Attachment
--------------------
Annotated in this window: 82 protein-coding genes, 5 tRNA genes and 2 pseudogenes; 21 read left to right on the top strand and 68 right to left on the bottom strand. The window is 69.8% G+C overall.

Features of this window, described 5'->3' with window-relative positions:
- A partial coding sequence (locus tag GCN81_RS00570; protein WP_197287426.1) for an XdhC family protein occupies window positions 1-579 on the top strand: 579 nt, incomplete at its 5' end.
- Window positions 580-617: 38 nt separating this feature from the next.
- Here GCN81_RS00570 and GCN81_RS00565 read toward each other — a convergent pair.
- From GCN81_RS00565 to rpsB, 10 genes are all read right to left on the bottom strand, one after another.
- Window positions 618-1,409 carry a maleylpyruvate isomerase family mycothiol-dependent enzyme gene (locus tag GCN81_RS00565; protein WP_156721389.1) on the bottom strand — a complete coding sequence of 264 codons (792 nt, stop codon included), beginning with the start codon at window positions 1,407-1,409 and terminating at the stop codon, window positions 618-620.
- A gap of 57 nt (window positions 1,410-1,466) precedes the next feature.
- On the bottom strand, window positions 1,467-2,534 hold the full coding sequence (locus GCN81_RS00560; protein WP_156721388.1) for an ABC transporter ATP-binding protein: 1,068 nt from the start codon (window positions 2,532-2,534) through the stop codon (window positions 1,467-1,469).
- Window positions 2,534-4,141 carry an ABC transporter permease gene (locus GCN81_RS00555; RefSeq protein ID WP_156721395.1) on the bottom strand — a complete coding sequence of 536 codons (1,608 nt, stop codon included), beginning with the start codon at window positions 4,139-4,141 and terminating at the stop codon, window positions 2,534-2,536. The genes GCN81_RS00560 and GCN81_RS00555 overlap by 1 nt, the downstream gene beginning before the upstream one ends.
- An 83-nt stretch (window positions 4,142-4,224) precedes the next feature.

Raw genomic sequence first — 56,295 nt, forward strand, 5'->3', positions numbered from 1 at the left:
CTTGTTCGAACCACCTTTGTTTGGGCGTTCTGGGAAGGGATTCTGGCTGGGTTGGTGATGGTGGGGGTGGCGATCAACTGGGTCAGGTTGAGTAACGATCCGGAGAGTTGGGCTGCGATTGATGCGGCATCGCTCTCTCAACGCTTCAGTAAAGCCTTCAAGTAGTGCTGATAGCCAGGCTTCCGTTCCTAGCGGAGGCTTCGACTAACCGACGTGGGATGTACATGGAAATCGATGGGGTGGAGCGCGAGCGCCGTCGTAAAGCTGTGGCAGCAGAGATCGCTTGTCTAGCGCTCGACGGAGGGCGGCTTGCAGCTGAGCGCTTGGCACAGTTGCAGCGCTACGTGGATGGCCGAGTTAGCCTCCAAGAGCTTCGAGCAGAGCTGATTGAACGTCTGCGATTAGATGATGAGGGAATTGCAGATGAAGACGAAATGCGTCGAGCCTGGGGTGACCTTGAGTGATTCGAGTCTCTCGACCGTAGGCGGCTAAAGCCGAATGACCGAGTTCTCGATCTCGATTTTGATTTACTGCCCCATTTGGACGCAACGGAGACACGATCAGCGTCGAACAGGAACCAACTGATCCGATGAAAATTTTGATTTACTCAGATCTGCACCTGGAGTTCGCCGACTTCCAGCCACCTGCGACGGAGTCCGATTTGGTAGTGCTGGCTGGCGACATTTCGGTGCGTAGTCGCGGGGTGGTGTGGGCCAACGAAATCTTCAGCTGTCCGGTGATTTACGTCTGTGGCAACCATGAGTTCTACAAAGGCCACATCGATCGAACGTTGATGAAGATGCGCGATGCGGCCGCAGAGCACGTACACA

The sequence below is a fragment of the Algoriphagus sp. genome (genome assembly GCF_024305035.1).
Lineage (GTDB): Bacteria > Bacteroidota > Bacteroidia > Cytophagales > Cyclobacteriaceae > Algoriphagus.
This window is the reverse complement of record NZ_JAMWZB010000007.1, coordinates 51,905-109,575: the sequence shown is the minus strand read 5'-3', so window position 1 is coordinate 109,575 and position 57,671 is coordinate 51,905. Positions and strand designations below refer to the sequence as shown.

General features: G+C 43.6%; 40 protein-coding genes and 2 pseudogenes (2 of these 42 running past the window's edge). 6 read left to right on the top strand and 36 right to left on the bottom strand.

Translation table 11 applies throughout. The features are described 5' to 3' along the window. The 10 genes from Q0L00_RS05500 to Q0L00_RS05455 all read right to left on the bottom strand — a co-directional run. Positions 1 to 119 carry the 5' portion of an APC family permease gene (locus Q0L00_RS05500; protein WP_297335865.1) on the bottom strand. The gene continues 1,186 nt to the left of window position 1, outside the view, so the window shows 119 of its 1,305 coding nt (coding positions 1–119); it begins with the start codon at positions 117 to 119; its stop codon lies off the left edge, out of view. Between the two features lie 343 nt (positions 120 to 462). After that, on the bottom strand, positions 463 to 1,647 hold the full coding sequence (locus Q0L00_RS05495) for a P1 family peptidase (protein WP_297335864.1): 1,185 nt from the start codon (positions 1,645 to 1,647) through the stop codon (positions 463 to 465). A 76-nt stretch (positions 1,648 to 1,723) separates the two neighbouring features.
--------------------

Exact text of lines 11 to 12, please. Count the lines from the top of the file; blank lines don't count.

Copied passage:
- An 83-nt stretch (window positions 4,142-4,224) precedes the next feature.

Raw genomic sequence first — 56,295 nt, forward strand, 5'->3', positions numbered from 1 at the left: